Hazardous colour combinations aside, things begin innocuously enough. Tellier - backed by a bassist, keyboardist and two drummers - launches into 2012’s stomping disco funk single “Cochon Ville” for his second track, doing some serious work on the wah-wah pedal in the process. “That was a song about my father,” the Frenchman deadpans afterwards, lighting up a cigarette (the song’s strictly NSFW video depicts a full-blown orgy). It’s an endearing scene of characteristic Gallic insouciance.

“My name is Sébastien Tellier. Cheese, red wine, sausage,” he continues, beginning the first of many increasingly nonsensical soliloquys that jostle with the music for equal attention throughout the show. Somebody asks if they can smoke too. “No! I can because I’m the singer,” Tellier fires back. “You can take cocaine or LSD of course. I took one tab right before the show and now I feel so cute. I also did too much cocaine, or maybe not enough.” Perhaps the former, your correspondent would venture.

The packed (and heavily francophone) Village Underground audience is soon treated to the singer’s chemically-enhanced thoughts on everything from the paucity of his fee for the show (200 euros, apparently) and his record label’s skewed priorities promoting new record L'Aventura, through to hanging out with Barack Obama in his dreams and the merits of US TV show True Detective. There are also some deeply misguided jibes about Mexicans stinking up Los Angeles; base-level Bernard Manning (or perhaps Dieudonné) humour with all the subtlety of a sledgehammer.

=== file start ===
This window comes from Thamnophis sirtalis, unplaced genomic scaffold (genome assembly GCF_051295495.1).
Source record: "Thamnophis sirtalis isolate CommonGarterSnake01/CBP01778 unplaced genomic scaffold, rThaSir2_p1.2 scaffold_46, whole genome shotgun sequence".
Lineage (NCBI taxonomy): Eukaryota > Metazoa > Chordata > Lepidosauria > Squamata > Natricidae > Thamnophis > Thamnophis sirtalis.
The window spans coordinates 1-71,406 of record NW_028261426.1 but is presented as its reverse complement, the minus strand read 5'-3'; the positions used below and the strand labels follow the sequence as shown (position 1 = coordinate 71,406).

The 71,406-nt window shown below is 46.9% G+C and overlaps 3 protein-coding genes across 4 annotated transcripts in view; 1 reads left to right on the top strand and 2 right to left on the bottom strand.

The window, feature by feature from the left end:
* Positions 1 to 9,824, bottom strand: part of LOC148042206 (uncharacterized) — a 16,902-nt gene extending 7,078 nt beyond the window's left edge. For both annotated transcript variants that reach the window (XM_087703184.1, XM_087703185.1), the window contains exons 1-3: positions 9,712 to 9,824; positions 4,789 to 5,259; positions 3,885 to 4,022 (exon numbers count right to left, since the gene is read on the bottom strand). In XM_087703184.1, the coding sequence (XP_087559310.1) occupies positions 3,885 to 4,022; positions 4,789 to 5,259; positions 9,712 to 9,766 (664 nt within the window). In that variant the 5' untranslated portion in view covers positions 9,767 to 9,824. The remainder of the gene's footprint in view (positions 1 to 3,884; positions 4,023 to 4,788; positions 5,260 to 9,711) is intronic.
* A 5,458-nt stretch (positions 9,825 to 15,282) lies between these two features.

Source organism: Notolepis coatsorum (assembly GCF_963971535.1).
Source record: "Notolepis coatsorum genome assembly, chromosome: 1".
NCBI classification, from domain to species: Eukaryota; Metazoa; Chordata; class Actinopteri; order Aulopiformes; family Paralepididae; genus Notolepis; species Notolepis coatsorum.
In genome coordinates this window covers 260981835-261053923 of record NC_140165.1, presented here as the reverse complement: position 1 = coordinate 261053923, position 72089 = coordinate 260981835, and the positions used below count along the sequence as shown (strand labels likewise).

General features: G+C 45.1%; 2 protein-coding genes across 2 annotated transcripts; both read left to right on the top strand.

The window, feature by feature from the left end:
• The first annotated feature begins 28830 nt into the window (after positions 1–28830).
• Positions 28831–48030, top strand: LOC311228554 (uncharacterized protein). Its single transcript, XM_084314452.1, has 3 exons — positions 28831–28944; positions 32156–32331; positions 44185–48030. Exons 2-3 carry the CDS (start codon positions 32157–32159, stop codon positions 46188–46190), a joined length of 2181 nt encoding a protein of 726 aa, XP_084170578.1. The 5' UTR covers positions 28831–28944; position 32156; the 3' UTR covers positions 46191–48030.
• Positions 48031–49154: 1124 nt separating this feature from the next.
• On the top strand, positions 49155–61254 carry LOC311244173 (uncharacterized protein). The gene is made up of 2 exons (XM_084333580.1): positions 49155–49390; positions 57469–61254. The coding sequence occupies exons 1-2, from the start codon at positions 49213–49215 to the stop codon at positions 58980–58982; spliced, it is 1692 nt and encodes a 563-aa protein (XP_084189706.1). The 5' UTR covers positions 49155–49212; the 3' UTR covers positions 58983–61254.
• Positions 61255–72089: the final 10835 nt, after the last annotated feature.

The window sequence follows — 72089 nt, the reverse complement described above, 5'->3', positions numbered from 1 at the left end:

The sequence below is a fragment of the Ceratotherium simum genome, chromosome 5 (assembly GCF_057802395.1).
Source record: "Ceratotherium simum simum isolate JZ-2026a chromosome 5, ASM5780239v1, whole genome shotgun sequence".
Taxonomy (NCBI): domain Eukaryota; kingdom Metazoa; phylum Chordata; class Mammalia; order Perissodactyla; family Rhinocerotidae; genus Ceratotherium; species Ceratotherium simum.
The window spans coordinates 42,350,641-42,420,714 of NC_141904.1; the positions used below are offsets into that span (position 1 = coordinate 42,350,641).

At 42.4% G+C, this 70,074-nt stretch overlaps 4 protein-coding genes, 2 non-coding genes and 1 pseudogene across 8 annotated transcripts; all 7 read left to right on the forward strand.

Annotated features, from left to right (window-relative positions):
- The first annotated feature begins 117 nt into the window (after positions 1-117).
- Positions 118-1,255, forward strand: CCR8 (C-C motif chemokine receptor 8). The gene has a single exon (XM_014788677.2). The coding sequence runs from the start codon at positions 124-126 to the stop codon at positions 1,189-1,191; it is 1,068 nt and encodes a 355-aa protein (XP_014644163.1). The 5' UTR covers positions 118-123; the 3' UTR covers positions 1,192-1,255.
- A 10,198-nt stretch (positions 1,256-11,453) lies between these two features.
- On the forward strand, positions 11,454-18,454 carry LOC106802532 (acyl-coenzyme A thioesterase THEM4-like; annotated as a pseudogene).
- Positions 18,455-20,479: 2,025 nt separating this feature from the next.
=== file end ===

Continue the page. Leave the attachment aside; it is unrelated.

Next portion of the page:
In mitigation, it’s worth remembering that Tellier trades on ironic controversy and has already become rather an enfant terrible of the music scene back in his native France, famously singing largely in English on representing his country at the Eurovision Song Contest back in 2008. The hard drugs can’t exactly have aided Tellier’s judgement tonight either. All the same, there’s something unedifying about standing next to a woman of Latin American heritage shifting awkwardly on her feet at a gig while the guy on stage rants away about “dirty Mexicans.”

Still, with one or two exceptions, the music is at least first-rate. New single “Alles vers le Soleil” comes off like a gorgeous sonic safari while “La Ritournelle” benefits from a beautifully pared-back chorus yet sounds as momentous as always. In fact, such is the strength of the performance itself that Tellier somehow manages to make a success of the night, regardless of whether he happens to be wearing a golden cape and beating his roadies up with an inflatable penis between songs.